The reality of Visa Inc.’s new Fixed Acquirer Network Fee will begin to sink in with merchants when they receive their next monthly statements, and most will not greet the new levy warmly, observers say.
“Merchants are struggling to cut corners, and here we are with another fee,” laments Ray Kenney, director of ISO partnerships at Cherry Hill, N.J.-based 1stPayGateway.Net.
The fee, which took affect April 1, may push merchants to the “tipping point” of deciding to stop accepting Visa cards and seek other means of payment, predicts Rod Katzfey, chief operating officer of Payleap LLC, a Warsaw, Ind.-based payments gateway. His company is giving customers the option to refuse Visa cards.
Most retailers seem likely to continue accepting Visa but may switch merchant-service providers, warns Adil Moussa, an analyst with the Boston-based Aite Group LLC.
“Anytime there’s a new fee, it disrupts the market a little bit,” Moussa says. “You see attrition.”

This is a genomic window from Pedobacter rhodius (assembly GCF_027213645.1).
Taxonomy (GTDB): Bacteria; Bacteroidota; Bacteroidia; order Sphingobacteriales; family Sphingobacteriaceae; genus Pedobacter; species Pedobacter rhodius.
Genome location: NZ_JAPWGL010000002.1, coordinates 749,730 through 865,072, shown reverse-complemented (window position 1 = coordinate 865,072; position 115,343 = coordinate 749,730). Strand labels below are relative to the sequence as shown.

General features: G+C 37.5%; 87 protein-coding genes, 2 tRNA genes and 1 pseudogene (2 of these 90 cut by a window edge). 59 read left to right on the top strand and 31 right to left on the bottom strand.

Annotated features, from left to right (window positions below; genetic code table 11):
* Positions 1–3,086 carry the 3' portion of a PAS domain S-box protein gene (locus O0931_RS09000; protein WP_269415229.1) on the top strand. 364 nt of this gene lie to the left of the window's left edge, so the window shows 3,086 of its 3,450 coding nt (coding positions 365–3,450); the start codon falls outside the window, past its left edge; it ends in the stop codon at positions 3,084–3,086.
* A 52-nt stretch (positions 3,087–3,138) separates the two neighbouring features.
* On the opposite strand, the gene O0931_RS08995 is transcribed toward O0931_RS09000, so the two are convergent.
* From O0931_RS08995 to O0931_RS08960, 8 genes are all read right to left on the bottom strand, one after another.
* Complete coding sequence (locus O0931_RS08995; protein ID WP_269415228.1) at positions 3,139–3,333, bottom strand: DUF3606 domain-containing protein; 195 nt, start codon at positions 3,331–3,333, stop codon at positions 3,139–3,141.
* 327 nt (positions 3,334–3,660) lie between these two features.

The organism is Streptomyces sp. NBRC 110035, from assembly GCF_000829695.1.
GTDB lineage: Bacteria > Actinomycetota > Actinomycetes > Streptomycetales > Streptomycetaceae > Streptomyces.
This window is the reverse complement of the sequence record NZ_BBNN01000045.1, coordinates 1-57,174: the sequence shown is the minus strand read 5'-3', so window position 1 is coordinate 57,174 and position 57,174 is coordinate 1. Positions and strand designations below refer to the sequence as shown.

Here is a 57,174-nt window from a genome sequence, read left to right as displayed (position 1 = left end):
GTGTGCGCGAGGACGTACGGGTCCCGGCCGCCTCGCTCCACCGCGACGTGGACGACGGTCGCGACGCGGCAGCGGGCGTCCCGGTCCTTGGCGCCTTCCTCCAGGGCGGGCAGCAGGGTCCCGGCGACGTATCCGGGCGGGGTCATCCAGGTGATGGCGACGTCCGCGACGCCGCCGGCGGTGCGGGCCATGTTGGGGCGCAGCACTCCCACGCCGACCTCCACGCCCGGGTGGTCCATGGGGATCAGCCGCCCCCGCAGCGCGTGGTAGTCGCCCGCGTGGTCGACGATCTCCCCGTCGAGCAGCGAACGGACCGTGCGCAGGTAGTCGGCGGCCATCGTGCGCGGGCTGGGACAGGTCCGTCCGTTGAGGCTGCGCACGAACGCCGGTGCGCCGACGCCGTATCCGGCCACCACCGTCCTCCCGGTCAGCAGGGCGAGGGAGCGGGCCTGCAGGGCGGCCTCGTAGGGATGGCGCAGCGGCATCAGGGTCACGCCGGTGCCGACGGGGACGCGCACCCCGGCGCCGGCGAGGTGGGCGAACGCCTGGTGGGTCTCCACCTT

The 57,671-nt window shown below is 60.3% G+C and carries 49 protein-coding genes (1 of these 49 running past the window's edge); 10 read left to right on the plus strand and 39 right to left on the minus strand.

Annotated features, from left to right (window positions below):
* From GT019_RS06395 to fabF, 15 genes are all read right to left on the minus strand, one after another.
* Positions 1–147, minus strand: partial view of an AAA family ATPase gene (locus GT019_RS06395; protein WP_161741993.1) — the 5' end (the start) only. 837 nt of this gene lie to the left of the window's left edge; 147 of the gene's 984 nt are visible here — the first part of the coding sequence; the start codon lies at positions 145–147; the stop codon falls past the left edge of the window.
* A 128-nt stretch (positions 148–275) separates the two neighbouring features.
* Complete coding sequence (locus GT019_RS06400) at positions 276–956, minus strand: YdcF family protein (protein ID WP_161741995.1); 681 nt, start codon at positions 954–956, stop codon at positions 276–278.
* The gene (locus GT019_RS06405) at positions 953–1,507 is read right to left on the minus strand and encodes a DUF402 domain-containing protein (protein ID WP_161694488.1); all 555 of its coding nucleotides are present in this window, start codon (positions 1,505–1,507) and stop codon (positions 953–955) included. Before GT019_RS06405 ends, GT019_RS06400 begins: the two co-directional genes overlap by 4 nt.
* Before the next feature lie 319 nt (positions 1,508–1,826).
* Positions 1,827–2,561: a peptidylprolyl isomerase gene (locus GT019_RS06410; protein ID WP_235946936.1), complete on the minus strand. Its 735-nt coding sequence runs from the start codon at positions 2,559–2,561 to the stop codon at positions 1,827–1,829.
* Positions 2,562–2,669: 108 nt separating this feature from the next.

Visa admitted in an email message to ISO&Agent Weekly that the new fee comes as part of a response to the Durbin amendment to the Dodd-Frank law. The amendment, which took effect Oct. 1, essentially halved the average interchange fee on debit card transactions, limiting it to 21 cents, plus a few extra pennies to cover security costs. The previous average was about 44 cents per transaction.
The card brand’s attempt to compensate for that loss of revenue could have an unintended consequence, Katzfey speculates. The new fee cold rankle legislators and regulators, prompting them to begin regulating credit card interchange fees sooner than they might otherwise have done, he says.
To make matters worse, the new fee follows other recently imposed levies.
Already, many in the acquiring industry are charging merchants for failing to comply with the Payment Card Industry data security standards. Opinion varies on whether PCI fees represent reverse incentives or just another profit center.
Controversy also surrounds fees allegedly tied to an Internal Revenue Service mandate for acquirers to report merchants’ electronic transactions. The IRS plans to use the data to ferret out tax evaders.
(An expanded version of this article is scheduled for the May-June print issue of ISO&Agent and on ISOandAgent.com.)